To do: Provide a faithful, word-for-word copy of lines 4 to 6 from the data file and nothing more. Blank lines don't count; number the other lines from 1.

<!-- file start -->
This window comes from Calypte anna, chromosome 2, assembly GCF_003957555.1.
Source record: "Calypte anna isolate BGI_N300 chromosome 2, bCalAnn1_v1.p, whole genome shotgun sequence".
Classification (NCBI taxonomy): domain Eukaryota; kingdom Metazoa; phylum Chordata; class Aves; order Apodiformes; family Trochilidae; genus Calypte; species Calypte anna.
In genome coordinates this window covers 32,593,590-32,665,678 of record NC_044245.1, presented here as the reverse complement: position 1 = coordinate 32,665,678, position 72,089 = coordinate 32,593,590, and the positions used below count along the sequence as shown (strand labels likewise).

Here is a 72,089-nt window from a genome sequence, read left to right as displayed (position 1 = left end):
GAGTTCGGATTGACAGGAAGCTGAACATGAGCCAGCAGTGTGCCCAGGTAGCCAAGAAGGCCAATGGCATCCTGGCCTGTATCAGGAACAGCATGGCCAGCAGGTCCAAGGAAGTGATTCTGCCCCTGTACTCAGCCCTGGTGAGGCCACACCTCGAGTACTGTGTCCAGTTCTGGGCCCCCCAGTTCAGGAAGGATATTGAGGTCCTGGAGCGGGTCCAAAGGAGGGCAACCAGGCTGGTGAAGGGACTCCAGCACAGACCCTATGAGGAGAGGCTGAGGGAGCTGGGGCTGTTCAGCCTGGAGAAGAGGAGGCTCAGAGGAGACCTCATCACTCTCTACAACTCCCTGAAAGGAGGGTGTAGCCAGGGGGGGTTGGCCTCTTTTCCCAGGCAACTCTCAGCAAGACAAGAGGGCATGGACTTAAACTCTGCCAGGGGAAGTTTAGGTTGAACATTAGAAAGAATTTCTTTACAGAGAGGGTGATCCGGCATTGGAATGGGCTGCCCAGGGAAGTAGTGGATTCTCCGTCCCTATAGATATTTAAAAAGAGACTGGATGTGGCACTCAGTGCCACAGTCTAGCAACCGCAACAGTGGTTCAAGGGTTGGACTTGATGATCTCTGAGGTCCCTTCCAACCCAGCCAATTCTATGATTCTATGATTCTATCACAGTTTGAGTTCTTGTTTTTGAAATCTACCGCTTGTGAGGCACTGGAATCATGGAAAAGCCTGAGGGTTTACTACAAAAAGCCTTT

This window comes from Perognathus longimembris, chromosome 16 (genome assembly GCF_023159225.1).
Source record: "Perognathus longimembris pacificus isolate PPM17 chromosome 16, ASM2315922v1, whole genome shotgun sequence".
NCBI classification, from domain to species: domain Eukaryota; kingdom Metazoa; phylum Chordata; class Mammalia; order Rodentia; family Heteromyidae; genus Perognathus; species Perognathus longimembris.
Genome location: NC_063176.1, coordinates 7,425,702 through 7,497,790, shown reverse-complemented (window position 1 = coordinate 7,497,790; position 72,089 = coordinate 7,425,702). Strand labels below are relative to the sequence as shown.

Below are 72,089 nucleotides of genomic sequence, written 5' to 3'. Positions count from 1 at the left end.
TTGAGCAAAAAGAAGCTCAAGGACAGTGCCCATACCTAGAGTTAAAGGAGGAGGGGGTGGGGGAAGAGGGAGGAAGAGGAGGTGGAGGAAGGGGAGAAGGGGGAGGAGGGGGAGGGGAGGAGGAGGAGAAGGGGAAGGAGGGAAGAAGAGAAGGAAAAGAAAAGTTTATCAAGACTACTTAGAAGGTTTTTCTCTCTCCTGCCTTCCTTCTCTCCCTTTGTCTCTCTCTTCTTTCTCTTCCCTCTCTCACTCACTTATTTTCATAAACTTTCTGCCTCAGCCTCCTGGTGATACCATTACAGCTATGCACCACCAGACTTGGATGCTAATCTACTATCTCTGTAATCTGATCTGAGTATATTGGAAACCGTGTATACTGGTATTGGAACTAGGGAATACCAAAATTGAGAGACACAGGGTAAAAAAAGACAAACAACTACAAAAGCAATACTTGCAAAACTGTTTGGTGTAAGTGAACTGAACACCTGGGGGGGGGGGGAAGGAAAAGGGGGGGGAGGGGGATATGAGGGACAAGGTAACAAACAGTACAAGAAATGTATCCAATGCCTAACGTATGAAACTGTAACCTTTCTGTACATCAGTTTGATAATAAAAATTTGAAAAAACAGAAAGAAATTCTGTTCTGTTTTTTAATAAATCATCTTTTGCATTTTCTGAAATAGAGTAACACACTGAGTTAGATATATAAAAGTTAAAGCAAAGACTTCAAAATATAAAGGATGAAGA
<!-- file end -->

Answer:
In genome coordinates this window covers 32,593,590-32,665,678 of record NC_044245.1, presented here as the reverse complement: position 1 = coordinate 32,665,678, position 72,089 = coordinate 32,593,590, and the positions used below count along the sequence as shown (strand labels likewise).

Here is a 72,089-nt window from a genome sequence, read left to right as displayed (position 1 = left end):
GAGTTCGGATTGACAGGAAGCTGAACATGAGCCAGCAGTGTGCCCAGGTAGCCAAGAAGGCCAATGGCATCCTGGCCTGTATCAGGAACAGCATGGCCAGCAGGTCCAAGGAAGTGATTCTGCCCCTGTACTCAGCCCTGGTGAGGCCACACCTCGAGTACTGTGTCCAGTTCTGGGCCCCCCAGTTCAGGAAGGATATTGAGGTCCTGGAGCGGGTCCAAAGGAGGGCAACCAGGCTGGTGAAGGGACTCCAGCACAGACCCTATGAGGAGAGGCTGAGGGAGCTGGGGCTGTTCAGCCTGGAGAAGAGGAGGCTCAGAGGAGACCTCATCACTCTCTACAACTCCCTGAAAGGAGGGTGTAGCCAGGGGGGGTTGGCCTCTTTTCCCAGGCAACTCTCAGCAAGACAAGAGGGCATGGACTTAAACTCTGCCAGGGGAAGTTTAGGTTGAACATTAGAAAGAATTTCTTTACAGAGAGGGTGATCCGGCATTGGAATGGGCTGCCCAGGGAAGTAGTGGATTCTCCGTCCCTATAGATATTTAAAAAGAGACTGGATGTGGCACTCAGTGCCACAGTCTAGCAACCGCAACAGTGGTTCAAGGGTTGGACTTGATGATCTCTGAGGTCCCTTCCAACCCAGCCAATTCTATGATTCTATGATTCTATCACAGTTTGAGTTCTTGTTTTTGAAATCTACCGCTTGTGAGGCACTGGAATCATGGAAAAGCCTGAGGGTTTACTACAAAAAGCCTTT